In 1662, a palace intrigue saw the physically and mentally weak Alfonso VI taking control of his government, and his mother Luisa being confined to a convent. In 1666, the nobles who wielded power on his behalf, got Alfonso VI married to Maria Francisca, the daughter of the Duke of Savoy. However, the marriage would not last long, and Maria Francisca filed for an annulment in 1667, on the grounds of impotence of the king.The Church granted her the annulment after which she married Afonso's younger brother, Pedro, the Duke of Beja in 1668. In the same year Pedro and Maria Francisca gained enough support to force King Alfonso VI to relinquish control of the government, and Pedro became the Prince regent in 1668. King Alfonso was exiled to the island of Terceira in the Azores, where he spent the rest of his life, returning to mainland Portugal only in 1683, shortly before he died in September of that year.

After her marriage to Pedro in 1668, Maria Francisca gave birth to a daughter in 1669, named Isabel Luisa Josefa, who became the Princess of Beira. She was not able to produce any more children after this. When King Afonso VI died in September 1683, his brother, the Prince regent Pedro ascended the throne as Pedro II of Portugal, and Maria Francisca became the Queen consort of Portugal for a second time, but died just three months afterwards in December 1683.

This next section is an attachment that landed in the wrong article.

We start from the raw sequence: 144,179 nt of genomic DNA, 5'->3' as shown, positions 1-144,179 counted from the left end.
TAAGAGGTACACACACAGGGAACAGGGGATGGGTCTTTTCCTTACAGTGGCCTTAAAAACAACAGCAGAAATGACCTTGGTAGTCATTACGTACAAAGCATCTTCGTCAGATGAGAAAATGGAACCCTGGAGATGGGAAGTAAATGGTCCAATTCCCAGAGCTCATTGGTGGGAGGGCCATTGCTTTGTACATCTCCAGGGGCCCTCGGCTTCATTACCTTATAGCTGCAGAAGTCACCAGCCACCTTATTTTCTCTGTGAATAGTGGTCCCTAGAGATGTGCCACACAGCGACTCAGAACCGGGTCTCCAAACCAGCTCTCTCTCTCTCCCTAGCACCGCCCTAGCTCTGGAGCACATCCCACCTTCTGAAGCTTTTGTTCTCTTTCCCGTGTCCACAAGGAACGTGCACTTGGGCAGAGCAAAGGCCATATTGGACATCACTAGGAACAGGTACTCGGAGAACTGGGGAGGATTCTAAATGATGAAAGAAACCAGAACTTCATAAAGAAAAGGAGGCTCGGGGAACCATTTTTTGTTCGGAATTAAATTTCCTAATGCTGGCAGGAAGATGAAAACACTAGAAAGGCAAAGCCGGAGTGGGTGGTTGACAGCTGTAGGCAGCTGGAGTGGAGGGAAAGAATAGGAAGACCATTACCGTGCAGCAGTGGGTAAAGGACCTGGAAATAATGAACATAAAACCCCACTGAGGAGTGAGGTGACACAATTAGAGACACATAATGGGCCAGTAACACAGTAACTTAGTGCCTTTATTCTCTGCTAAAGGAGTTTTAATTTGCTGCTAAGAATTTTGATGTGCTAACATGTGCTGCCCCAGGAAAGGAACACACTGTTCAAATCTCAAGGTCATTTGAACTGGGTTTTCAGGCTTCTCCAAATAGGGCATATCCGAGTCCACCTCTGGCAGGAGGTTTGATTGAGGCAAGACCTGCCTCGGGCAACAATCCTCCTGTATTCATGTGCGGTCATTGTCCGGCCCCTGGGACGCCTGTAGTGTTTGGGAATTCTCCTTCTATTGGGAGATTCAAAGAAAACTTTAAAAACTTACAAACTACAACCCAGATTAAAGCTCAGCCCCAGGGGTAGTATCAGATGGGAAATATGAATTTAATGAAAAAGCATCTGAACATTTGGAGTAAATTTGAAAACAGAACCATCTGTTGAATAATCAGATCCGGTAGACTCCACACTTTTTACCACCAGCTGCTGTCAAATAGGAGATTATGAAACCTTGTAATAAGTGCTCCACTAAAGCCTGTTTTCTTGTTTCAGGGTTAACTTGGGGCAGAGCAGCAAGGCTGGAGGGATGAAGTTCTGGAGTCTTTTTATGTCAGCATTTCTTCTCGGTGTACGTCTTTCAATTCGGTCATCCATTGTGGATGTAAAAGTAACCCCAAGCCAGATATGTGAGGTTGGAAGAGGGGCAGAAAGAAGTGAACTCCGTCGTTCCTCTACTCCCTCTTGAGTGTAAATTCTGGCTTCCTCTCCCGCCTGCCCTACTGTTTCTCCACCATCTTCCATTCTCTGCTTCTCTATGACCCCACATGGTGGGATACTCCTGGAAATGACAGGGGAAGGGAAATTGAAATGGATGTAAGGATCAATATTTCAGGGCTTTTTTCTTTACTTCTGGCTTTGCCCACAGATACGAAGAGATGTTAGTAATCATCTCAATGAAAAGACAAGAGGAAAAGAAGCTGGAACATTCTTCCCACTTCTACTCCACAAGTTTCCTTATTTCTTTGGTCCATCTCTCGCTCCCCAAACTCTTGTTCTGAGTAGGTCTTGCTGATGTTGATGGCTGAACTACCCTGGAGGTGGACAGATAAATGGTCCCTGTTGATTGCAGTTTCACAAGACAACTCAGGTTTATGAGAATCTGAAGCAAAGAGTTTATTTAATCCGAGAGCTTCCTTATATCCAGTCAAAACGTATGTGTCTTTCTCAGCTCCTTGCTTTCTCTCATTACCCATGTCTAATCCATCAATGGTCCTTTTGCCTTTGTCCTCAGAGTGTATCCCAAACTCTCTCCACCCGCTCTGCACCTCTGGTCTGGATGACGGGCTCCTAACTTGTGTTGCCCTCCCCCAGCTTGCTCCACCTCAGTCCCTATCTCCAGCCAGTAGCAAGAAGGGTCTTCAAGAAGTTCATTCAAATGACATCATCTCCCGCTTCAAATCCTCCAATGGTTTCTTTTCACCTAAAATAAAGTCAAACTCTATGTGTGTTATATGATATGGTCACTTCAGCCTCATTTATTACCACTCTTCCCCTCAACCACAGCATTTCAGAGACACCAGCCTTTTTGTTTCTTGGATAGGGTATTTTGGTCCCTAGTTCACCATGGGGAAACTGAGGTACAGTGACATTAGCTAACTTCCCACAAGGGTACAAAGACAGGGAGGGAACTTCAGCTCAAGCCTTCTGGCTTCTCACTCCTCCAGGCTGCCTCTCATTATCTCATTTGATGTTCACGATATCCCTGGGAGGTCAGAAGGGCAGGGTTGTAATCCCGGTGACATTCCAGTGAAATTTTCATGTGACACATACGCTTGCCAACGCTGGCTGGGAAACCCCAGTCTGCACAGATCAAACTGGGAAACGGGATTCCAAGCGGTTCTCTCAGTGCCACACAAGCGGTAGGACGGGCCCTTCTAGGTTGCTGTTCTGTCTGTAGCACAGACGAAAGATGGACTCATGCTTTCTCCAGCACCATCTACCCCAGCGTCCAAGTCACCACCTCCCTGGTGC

Maria Francisca of Savoy - Wife and Queen consort of Alfonso VI (1666-1668) and later Pedro II (1668-1683

Maria Francisca of Savoy - Wife and Queen consort of Alfonso VI (1666-1668) and later first wife of Pedro (1668-1683) and Queen consort of Portugal from September 1683 to December 1683